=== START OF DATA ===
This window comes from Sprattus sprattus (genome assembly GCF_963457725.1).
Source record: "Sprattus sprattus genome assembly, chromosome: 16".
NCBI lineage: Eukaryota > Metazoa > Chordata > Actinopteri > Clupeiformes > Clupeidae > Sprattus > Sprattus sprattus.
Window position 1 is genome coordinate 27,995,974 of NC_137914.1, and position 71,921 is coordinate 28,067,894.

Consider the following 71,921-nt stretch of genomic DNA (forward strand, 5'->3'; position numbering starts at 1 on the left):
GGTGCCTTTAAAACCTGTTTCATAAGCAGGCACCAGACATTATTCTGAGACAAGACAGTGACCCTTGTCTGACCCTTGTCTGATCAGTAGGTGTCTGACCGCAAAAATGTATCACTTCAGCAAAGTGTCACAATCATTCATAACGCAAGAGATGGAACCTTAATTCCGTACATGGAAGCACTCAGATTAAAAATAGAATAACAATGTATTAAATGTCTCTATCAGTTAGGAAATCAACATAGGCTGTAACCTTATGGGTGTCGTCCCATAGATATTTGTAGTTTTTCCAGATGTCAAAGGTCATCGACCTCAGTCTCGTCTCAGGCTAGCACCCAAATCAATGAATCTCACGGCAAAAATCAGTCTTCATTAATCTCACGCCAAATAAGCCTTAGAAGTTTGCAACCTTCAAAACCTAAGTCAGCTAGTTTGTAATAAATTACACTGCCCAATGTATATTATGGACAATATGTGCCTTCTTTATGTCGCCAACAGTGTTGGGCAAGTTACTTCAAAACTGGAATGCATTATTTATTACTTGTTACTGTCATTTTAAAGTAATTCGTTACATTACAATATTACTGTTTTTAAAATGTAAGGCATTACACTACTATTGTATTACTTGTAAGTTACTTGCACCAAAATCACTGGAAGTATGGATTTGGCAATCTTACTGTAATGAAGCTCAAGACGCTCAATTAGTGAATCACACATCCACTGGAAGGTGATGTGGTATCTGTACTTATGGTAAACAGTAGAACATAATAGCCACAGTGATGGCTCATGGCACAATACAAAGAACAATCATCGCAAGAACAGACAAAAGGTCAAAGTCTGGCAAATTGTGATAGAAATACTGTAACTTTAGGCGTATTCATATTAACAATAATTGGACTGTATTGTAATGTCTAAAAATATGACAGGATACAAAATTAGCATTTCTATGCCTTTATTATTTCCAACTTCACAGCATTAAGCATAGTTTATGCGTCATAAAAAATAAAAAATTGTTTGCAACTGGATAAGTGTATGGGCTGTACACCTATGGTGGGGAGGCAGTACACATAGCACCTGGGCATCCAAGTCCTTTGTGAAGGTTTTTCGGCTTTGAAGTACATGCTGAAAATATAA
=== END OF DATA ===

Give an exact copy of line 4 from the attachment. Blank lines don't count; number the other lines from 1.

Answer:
Window position 1 is genome coordinate 27,995,974 of NC_137914.1, and position 71,921 is coordinate 28,067,894.